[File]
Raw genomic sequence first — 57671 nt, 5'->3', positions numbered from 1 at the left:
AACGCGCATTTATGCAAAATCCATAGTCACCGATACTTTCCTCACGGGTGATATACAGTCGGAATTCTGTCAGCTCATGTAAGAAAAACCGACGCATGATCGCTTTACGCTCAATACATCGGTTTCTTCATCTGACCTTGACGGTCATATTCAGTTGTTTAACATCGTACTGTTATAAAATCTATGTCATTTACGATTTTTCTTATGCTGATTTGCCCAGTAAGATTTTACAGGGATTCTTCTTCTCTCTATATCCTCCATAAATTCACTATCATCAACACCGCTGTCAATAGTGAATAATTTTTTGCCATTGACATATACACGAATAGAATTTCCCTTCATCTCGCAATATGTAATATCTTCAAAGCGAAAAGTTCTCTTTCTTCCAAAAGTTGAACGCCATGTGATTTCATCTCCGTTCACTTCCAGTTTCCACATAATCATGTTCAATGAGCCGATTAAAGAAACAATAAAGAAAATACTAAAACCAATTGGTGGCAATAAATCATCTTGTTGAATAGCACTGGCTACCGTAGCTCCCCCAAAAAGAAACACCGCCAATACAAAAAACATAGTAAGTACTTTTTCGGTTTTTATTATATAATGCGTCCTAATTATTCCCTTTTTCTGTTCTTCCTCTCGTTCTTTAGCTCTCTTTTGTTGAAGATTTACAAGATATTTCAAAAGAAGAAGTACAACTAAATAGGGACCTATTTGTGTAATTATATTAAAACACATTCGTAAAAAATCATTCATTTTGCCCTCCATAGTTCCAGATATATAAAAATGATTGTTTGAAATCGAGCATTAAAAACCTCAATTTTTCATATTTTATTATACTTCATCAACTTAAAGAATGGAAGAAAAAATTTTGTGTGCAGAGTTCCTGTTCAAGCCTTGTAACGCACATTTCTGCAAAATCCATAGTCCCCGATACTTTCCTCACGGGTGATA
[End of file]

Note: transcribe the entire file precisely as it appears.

Raw genomic sequence first — 57671 nt, 5'->3', positions numbered from 1 at the left:
AACGCGCATTTATGCAAAATCCATAGTCACCGATACTTTCCTCACGGGTGATATACAGTCGGAATTCTGTCAGCTCATGTAAGAAAAACCGACGCATGATCGCTTTACGCTCAATACATCGGTTTCTTCATCTGACCTTGACGGTCATATTCAGTTGTTTAACATCGTACTGTTATAAAATCTATGTCATTTACGATTTTTCTTATGCTGATTTGCCCAGTAAGATTTTACAGGGATTCTTCTTCTCTCTATATCCTCCATAAATTCACTATCATCAACACCGCTGTCAATAGTGAATAATTTTTTGCCATTGACATATACACGAATAGAATTTCCCTTCATCTCGCAATATGTAATATCTTCAAAGCGAAAAGTTCTCTTTCTTCCAAAAGTTGAACGCCATGTGATTTCATCTCCGTTCACTTCCAGTTTCCACATAATCATGTTCAATGAGCCGATTAAAGAAACAATAAAGAAAATACTAAAACCAATTGGTGGCAATAAATCATCTTGTTGAATAGCACTGGCTACCGTAGCTCCCCCAAAAAGAAACACCGCCAATACAAAAAACATAGTAAGTACTTTTTCGGTTTTTATTATATAATGCGTCCTAATTATTCCCTTTTTCTGTTCTTCCTCTCGTTCTTTAGCTCTCTTTTGTTGAAGATTTACAAGATATTTCAAAAGAAGAAGTACAACTAAATAGGGACCTATTTGTGTAATTATATTAAAACACATTCGTAAAAAATCATTCATTTTGCCCTCCATAGTTCCAGATATATAAAAATGATTGTTTGAAATCGAGCATTAAAAACCTCAATTTTTCATATTTTATTATACTTCATCAACTTAAAGAATGGAAGAAAAAATTTTGTGTGCAGAGTTCCTGTTCAAGCCTTGTAACGCACATTTCTGCAAAATCCATAGTCCCCGATACTTTCCTCACGGGTGATA